Other than a few online journalists-cum-analysts who posted breathless previews of the highly over-hyped Sun Microsystems/Google press conference of 10/4/2005, most experienced tech reporters and bloggers shared ZDNet's Jennifer Guevin's opinion: "Google and Sun deal: That's It?" In other words, "Where's the Meat?" Here's a link to a five-minute video of the non-event, which features an uncomfortable Scott McNealy and a wary Eric Schmidt.
Note: One of the linked posts reports that "Google doesn't even think it's big enough to warrant putting out their own press release." Heres the link to the Google press release.
Full Disclosure: I make my living by consulting on, programming with, and writing about Microsoft operating systems, relational database management systems (including Microsoft Office Access 2003 and earlier), programming platforms (.NET), and languages (Transact-SQL, VB.NET, VB.COM, and VBA).
Network, Cable and Satellite TV Media
What suprised me was the amount of network, cable, and satellite TV preview coverage of this technological non-event. Media coverage of the lack of the press conference's substance or significance in follow-up pieces was conspicious by its absence in most of the following stories:
BBC News gushed: "Google and Sun want Office users," despite no indication that I can find so far that Google has a particular hankering for Microsoft Office users; Google wants all Internet and desktop users. Here's the BBC story's lead:
A BBC "Google-Sun alliance hints at future deals" analysis by Jorn Madslien begins wth this overblown conclusion from unnamed sources (a.k.a. "some quarters"):
Google and Sun Microsystems have joined forces to challenge the dominance of Microsoft's Office software.
Google aims to "explore opportunities to promote" Sun's OpenOffice software. Those downloading Sun's Java program will be offered Google's toolbar.
The fresh alliance between Google and Sun Microsystems is seen in some quarters as perhaps the toughest threat yet to Microsoft's dominance as the world's leader in the personal computer software market. Under the agreement, Sun is being paid an undisclosed sum to add Google's browser toolbar to its Java software. Sun will also buy Google advertising space.Google revenue comes from selling advertising space. Sun gains no income from the Java runtime or OpenOffice. Google, who's been on a PR roll since it's original IPO, wins again: Sun might try to convert the heathen, but Google will sell the bibles. One sure-fire revenue source is selling Google Toolbars with customized options to download software—free or otherwise. Sun's only revenue potential is upgrades from OpenOffice to SunOffice subscriptions. Considering Microsoft's problems enticing Office users to upgrade, Jonathan Schwartz, Sun's CEO, has his work cut out for him. Madslien takes a breath with this observation, presumably from "other quarters:"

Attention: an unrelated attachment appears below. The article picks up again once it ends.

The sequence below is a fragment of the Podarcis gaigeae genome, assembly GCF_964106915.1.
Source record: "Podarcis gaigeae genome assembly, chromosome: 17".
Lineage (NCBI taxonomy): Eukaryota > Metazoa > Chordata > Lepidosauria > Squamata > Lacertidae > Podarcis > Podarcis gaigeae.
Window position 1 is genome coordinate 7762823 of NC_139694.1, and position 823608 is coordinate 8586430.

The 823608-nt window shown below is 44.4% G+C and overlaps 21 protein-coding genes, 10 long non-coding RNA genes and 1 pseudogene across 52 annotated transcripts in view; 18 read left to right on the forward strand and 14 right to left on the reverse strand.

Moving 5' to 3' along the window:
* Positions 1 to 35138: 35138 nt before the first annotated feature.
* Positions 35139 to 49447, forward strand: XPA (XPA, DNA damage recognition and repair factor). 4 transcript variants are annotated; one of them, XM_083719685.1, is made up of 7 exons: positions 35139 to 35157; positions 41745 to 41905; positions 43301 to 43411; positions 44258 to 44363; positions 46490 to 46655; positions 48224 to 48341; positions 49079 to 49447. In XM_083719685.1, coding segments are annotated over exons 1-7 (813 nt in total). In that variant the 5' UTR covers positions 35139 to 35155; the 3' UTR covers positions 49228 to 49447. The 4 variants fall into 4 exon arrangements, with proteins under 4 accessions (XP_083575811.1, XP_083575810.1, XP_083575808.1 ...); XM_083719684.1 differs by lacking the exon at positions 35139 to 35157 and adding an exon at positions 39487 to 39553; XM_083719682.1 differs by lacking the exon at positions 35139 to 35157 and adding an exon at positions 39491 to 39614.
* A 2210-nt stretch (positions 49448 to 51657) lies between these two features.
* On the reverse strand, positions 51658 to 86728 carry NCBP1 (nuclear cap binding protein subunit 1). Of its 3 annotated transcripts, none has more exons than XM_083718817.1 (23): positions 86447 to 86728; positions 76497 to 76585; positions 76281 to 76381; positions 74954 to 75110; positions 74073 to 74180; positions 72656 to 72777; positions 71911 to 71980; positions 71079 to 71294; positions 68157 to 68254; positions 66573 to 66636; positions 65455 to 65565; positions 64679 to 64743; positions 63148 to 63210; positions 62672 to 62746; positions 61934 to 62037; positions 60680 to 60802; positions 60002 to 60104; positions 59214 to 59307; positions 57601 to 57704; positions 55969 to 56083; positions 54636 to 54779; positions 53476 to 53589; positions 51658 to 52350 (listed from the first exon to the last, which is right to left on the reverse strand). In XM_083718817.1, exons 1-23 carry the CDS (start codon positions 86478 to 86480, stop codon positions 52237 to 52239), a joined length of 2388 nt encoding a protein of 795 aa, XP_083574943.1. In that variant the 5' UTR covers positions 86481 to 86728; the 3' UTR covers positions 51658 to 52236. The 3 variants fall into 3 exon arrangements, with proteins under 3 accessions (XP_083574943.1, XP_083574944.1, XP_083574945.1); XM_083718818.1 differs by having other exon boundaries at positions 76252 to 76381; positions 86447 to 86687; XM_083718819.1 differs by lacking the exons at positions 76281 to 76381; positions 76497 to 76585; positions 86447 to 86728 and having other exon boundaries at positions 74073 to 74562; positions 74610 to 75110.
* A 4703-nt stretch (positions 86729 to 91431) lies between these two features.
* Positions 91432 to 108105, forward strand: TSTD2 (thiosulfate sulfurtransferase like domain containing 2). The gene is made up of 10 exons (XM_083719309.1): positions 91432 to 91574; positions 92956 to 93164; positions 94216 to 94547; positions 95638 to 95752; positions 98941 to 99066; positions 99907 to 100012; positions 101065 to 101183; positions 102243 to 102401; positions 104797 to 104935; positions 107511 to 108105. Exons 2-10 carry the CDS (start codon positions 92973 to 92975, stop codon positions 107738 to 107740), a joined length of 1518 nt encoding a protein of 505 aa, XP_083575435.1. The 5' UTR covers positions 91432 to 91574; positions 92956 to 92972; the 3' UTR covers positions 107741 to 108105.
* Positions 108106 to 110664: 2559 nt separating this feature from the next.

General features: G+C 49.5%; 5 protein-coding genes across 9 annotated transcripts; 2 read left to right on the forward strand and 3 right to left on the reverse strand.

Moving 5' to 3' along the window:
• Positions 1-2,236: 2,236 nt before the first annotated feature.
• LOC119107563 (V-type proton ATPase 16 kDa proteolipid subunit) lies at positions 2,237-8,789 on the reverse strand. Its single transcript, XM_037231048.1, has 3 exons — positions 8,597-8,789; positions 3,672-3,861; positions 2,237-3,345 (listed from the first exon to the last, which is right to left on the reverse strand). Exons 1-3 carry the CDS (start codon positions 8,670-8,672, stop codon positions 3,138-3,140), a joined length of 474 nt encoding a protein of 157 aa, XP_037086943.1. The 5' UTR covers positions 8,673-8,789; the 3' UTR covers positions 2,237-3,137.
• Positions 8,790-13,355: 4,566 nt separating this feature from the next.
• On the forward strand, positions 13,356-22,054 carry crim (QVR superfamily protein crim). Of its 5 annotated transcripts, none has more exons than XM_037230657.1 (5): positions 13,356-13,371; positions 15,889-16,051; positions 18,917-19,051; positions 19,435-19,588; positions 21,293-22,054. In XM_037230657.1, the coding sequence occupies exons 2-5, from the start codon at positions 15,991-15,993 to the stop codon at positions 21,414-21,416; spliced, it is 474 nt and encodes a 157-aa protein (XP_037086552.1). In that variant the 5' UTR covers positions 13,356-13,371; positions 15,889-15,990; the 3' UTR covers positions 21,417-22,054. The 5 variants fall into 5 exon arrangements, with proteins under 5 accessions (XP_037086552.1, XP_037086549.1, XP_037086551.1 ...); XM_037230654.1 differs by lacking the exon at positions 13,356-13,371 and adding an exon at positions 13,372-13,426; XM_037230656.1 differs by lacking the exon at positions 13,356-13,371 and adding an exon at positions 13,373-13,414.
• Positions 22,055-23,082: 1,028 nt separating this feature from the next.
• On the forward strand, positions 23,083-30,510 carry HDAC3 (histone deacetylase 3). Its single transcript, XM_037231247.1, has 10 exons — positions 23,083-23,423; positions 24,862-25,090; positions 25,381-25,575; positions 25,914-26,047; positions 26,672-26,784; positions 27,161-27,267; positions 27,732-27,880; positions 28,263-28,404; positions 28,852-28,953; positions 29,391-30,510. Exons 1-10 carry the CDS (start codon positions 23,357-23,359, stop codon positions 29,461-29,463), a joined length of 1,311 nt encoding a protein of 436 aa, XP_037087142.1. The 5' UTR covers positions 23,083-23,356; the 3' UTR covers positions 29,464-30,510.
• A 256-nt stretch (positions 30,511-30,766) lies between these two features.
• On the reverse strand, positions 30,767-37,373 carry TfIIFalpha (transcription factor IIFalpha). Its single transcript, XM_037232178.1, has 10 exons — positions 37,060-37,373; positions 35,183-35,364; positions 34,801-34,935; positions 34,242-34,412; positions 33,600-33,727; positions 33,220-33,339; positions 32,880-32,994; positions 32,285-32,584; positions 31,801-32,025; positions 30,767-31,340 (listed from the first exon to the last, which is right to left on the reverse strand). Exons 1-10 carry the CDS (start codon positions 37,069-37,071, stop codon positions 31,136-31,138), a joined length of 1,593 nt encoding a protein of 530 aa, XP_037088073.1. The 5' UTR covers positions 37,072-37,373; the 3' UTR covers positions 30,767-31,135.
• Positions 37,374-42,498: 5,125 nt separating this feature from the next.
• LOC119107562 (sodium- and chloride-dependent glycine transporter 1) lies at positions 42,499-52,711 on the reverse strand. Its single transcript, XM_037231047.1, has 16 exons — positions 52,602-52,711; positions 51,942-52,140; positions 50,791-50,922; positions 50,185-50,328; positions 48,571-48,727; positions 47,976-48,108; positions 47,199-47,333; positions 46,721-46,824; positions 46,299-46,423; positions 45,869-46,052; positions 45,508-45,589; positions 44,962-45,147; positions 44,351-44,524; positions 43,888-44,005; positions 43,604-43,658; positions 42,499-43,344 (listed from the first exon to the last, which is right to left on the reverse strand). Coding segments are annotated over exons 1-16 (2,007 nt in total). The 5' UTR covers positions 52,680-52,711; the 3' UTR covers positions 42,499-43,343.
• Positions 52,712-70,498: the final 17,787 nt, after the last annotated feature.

Is Google chief Schmidt just being nice to his former boss? Under the agreement, Sun is being paid an undisclosed sum to add Google's browser toolbar to its Java software. Sun will also buy Google advertising space. Google, in return, has vowed to "explore opportunities to promote and enhance" the Sun-backed open-source software OpenOffice and Sun's Java software, as well as buying some Sun hardware and software.
Imagine your online-hosted "G[oogle]Office" documents adorned with sponsored links to advertisers of products related to the content of your Open Document Format XML file.
Tuesday's announcement fell far short of offering a real alternative to Office, which accounts for more than 40% of Microsoft's operating profit - mainly because Google failed to go the whole way and offer OpenOffice as an internet service or as a download for the 80 million people who use Google each month.
... So far, this possibility remains purely hypothetical. Critics observe that Google's chief executive Eric Schmidt was notably keen to stress that Tuesday's agreement did not involve such cooperation with Sun.
MSNBC offers a link to an AP release with a typically misleading title: "Google steps up offensive against Microsoft: Web-search giant teams with Sun Micro to offer alternative to Office suite." MSNBC's other link to the Seattle Post Intelligencer article—"New alliance sees opportunities vs. Microsoft"—includes this lead:
Google and Sun Microsystems caused a stir Tuesday with the mere hint that they could be positioning themselves to jointly challenge the dominance of Microsoft Corp.'s Office programs. The companies announced that they would "explore opportunities" to promote and distribute each other's technologies -- including Google's search toolbar and OpenOffice.org, an open-source Microsoft Office rival based on Sun technology.I haven't been able to find any evidence that Google intends to distribute anything from OpenOffice.org.